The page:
Puyallup, Wash.-based Sterino Farms began farming fresh berries, beans and vegetables for the local market in 1925 and has overcome the odds to remain a steady success throughout the decades. Today, the company is in its third generation of family ownership and continues to be recognized for its high-quality head lettuce, cabbage, pumpkins, berries and more.
Today, the company is taking advantage of the foodservice trend toward local sourcing and support of independent farming operations. “There’s been a big push lately for supporting local produce,” President Jake Sterino says. “This is a trend we’re taking full advantage of, because there are not too many local farmers left in the area. It puts a lot of pressure on us to have product available, but we’re ready to meet this need.”
Sterino is well-equipped to help lead the business into the future after virtually growing up in the business. “This business is all we know, because the family was brought up in it,” Sterino says. “It’s all we’ve ever done, and we’ve been able to gain a lot of hands-on experience while growing up.”
The company has developed ongoing relationships with a number of supermarkets throughout the Pacific Northwest, such as Fred Meyer, QFC, Metropolitan Market and Safeway. Although these strategic relationships have served it well in the past, Sterino faces a number of challenges that are often out of its control.
“The uncertainty of the weather in the Northwest has been a challenge, especially this year,” Sterino says. “Right now, we should be planting daily, but haven’t been able to for the past two weeks due to weather conditions.”
Although weather conditions create an uncertain growing season, Sterino makes up for any lost time by working even harder during stretches of good weather. “We just try to adapt and do what we can do,” Sterino says. “Even though it might be tough for us to get everything planted, we have been fortunate to have long falls for the past 10 years or so. We would rather have a long fall to make things easier coming out of the fields.”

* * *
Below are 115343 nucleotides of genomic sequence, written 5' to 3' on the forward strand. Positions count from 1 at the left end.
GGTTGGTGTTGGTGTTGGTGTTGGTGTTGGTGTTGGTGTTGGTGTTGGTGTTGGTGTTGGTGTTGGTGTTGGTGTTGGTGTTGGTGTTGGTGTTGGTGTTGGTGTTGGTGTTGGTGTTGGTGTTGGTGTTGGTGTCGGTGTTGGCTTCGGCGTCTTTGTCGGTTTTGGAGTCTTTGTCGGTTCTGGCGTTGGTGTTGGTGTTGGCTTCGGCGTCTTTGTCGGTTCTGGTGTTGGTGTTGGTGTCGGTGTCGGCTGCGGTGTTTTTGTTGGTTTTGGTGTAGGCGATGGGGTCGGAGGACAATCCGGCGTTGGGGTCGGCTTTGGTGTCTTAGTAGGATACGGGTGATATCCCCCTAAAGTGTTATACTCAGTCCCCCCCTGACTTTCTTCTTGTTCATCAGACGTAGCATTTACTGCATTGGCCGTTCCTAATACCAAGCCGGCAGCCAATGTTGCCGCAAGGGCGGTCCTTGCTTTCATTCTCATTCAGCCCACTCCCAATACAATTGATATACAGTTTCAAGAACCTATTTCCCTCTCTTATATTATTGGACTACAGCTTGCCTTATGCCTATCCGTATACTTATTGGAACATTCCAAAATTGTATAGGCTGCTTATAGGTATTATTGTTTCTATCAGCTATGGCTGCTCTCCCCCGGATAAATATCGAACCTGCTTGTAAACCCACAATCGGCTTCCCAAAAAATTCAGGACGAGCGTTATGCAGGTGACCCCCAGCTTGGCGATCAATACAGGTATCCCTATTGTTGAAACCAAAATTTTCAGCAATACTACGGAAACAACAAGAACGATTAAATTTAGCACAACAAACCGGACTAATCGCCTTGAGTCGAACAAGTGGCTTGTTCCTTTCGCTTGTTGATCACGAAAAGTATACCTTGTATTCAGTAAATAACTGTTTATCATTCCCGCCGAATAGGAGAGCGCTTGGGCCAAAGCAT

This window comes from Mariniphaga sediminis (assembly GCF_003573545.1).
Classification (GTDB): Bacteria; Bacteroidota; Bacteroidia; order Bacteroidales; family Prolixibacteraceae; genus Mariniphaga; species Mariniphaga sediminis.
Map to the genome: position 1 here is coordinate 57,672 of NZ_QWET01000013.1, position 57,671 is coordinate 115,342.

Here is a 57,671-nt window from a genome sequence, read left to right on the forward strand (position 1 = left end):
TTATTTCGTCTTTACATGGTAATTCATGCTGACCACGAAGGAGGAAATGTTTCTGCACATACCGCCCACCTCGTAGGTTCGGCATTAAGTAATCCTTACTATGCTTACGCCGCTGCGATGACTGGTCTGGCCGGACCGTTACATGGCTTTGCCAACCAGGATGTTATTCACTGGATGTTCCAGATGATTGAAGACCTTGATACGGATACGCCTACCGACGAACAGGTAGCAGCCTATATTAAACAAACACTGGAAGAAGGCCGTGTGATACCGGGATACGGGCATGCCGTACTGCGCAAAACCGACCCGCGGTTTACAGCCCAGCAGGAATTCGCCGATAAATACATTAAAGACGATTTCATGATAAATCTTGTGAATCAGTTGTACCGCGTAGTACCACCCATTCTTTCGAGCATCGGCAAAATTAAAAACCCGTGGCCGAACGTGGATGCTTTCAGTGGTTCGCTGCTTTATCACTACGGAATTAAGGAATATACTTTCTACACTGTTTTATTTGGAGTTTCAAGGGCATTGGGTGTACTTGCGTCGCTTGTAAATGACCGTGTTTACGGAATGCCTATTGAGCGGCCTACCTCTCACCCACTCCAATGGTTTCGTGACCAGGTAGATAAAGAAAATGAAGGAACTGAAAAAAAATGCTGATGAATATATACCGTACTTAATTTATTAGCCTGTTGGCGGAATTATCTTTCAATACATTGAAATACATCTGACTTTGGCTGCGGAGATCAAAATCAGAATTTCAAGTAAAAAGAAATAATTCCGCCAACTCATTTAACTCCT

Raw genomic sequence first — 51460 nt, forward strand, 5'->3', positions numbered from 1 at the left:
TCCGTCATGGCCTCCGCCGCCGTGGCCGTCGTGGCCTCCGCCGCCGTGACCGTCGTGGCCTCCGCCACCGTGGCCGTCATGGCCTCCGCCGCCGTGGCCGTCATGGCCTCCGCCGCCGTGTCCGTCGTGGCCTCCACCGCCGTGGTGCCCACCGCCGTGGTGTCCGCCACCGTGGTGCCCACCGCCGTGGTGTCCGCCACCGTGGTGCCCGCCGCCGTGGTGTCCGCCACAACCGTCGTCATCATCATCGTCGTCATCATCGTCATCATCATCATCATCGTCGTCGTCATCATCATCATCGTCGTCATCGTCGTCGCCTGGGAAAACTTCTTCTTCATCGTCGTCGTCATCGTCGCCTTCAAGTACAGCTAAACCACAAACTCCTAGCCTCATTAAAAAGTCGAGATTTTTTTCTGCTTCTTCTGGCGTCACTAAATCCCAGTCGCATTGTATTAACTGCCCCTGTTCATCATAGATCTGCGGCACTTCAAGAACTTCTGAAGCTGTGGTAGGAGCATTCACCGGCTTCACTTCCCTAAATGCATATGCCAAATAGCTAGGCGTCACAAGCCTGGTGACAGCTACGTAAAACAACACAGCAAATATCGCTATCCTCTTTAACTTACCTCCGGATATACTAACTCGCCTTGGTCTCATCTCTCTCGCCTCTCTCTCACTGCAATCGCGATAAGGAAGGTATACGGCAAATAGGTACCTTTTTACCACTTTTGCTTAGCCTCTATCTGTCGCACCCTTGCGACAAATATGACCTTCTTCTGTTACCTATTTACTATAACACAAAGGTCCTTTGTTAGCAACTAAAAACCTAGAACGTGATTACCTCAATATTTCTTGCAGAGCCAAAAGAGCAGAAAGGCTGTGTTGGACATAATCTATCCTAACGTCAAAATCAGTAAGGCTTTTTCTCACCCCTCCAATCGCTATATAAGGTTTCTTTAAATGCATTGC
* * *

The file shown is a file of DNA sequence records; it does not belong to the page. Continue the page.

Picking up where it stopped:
Sterino Farms diversified its offerings three years ago, after purchasing George Richter Farms. The company had worked with George Richter Farms in the past, when Sterino developed an interest in growing raspberries. “George Richter had sold berries all over the world, so we started growing our own with him in the early 1990s,” Sterino says. “When George was sick about three years ago, we ended up buying his farm and put our own berries in with his. After purchasing his farm, we continued to sell the berries under the George Richter label.”
As a result of the acquisition, Sterino gained a number of talented, long-term George Richter farm employees. “We were very fortunate,” Sterino says. “When we bought the farm, he had many employees who had been with the company for 30 years or more. They stayed on with us, and we’ve developed a great group of employees.”
Sterino Farms also strives to keep everyone busy during the slow periods. “Our employees enjoy working here,” Sterino explains. “They have a great deal of work in the summer time, and can take time off in the winter. We do have quite a bit of year round work as well, to keep our guys employed year-round, if that is what they’re looking for.”
Commitment to Quality
Sterino Farms places quality at the forefront of its operations and ensures each product is inspected several times. “Our flats of berries are inspected three or four times before they leave our place,” Sterino explains. “All of our leaf lettuce is hand-cut and hand-wrapped, and we have vacuum coolers to keep the freshness alive as long as we can.”
The company sees great growth potential in its rhubarbs and intends to focus on this area in the future. “They say Pacific Northwest rhubarb is some of the best in the world,” Sterino says. “But, many of the old rhubarb farms have closed throughout the years, so we see a lot of possibilities with this market.”
Fred Meyer presented Sterino Farms with its vendor of the year award. “We earned this award because we were doing a lot of consolidating of their local produce, and shipping the product directly from our facility,” Sterino says.
“We’ve made it a point to do whatever we can for our customers to meet their needs.”